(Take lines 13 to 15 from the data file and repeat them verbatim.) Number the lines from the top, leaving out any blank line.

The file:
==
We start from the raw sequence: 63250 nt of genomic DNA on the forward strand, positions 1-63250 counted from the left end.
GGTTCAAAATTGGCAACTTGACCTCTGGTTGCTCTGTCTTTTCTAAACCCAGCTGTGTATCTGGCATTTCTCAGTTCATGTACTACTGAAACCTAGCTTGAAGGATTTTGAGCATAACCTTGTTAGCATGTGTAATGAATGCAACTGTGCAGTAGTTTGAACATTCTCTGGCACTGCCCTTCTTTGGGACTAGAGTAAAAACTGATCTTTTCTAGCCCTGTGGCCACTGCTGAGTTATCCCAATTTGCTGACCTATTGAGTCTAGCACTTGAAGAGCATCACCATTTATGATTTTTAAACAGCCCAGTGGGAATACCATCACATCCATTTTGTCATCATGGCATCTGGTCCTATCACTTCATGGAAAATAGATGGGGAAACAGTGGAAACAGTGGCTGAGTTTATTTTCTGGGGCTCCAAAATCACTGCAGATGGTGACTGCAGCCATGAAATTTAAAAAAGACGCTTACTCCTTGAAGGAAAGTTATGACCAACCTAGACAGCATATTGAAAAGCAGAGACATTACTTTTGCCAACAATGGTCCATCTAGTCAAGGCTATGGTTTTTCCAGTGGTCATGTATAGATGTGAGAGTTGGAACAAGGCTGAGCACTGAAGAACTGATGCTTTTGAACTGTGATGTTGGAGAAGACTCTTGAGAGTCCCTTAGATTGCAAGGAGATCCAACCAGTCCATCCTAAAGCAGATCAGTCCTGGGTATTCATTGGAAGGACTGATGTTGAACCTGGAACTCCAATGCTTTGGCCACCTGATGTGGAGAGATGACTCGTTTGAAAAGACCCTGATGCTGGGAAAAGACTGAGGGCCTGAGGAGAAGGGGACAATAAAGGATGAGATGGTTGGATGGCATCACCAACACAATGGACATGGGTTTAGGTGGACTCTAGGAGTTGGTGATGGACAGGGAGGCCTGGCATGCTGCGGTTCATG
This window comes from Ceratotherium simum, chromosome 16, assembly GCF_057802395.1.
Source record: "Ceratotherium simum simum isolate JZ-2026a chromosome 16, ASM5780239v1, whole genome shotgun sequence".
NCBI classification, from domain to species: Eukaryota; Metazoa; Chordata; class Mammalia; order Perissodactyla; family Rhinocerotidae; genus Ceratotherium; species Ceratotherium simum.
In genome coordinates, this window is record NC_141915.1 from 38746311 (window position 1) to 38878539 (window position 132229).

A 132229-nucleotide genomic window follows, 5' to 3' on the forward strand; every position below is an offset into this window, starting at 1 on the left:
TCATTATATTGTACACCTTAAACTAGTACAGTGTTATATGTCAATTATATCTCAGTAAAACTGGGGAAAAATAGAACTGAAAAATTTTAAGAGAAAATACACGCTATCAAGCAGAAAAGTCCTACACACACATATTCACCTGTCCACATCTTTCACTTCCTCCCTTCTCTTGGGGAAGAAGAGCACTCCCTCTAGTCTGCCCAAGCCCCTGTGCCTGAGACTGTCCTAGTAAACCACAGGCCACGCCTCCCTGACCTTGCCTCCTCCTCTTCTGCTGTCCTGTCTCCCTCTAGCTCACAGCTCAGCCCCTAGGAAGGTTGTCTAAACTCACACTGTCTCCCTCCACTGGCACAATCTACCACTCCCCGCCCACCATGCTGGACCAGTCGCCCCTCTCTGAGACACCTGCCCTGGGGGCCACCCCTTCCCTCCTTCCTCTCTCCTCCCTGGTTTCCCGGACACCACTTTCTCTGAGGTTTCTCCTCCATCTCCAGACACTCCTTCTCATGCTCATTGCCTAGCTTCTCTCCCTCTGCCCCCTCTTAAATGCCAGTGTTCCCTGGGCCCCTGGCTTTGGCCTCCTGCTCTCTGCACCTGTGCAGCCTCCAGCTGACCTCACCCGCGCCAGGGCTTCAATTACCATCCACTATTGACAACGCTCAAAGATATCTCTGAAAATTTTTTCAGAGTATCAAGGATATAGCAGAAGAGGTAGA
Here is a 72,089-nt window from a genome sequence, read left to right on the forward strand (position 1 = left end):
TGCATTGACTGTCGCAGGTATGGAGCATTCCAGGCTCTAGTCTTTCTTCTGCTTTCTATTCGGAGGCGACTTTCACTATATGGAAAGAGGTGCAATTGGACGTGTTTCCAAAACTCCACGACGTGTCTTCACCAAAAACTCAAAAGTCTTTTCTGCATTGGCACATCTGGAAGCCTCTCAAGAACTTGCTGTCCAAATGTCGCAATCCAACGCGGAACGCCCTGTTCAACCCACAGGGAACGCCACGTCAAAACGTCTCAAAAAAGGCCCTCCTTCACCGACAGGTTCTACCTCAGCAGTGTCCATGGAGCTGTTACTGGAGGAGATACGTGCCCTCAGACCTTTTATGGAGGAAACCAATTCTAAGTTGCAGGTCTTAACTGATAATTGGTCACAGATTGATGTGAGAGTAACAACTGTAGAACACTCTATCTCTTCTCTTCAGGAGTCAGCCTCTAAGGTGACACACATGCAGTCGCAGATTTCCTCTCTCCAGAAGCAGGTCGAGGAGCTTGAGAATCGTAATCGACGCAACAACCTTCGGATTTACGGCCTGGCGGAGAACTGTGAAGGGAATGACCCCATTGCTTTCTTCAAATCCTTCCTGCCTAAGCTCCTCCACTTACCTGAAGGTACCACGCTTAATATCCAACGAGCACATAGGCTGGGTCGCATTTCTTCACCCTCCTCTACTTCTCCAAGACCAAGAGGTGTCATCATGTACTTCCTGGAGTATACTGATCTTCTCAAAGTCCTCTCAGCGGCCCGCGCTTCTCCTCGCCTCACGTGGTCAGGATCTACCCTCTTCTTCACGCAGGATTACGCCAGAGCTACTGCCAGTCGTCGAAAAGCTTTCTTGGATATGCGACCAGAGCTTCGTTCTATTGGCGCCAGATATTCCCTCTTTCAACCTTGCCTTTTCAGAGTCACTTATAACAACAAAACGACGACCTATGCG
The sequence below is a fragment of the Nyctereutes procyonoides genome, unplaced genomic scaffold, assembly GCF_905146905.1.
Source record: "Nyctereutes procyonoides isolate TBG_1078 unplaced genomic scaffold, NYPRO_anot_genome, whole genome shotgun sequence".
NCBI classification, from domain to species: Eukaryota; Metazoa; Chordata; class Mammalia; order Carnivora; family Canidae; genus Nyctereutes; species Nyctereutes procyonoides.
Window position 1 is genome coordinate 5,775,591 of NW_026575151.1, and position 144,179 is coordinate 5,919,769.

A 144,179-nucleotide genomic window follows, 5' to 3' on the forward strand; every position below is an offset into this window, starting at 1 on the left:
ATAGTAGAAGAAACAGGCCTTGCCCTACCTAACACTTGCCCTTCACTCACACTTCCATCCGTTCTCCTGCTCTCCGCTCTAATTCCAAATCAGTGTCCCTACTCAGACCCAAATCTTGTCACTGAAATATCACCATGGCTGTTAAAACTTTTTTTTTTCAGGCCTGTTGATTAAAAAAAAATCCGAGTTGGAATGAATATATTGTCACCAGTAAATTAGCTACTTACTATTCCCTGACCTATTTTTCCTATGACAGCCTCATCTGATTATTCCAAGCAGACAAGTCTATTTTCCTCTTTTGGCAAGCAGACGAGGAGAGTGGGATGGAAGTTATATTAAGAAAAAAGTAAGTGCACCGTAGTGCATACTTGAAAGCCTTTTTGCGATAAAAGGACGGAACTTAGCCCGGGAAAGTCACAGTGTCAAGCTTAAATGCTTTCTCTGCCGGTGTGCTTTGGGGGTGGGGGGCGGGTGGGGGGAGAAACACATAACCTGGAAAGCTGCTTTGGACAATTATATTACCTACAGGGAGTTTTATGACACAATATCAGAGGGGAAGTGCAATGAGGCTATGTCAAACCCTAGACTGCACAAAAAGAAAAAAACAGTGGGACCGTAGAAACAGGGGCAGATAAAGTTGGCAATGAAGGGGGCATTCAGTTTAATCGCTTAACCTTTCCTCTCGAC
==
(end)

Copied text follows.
NCBI classification, from domain to species: Eukaryota; Metazoa; Chordata; class Mammalia; order Carnivora; family Canidae; genus Nyctereutes; species Nyctereutes procyonoides.
Window position 1 is genome coordinate 5,775,591 of NW_026575151.1, and position 144,179 is coordinate 5,919,769.

A 144,179-nucleotide genomic window follows, 5' to 3' on the forward strand; every position below is an offset into this window, starting at 1 on the left: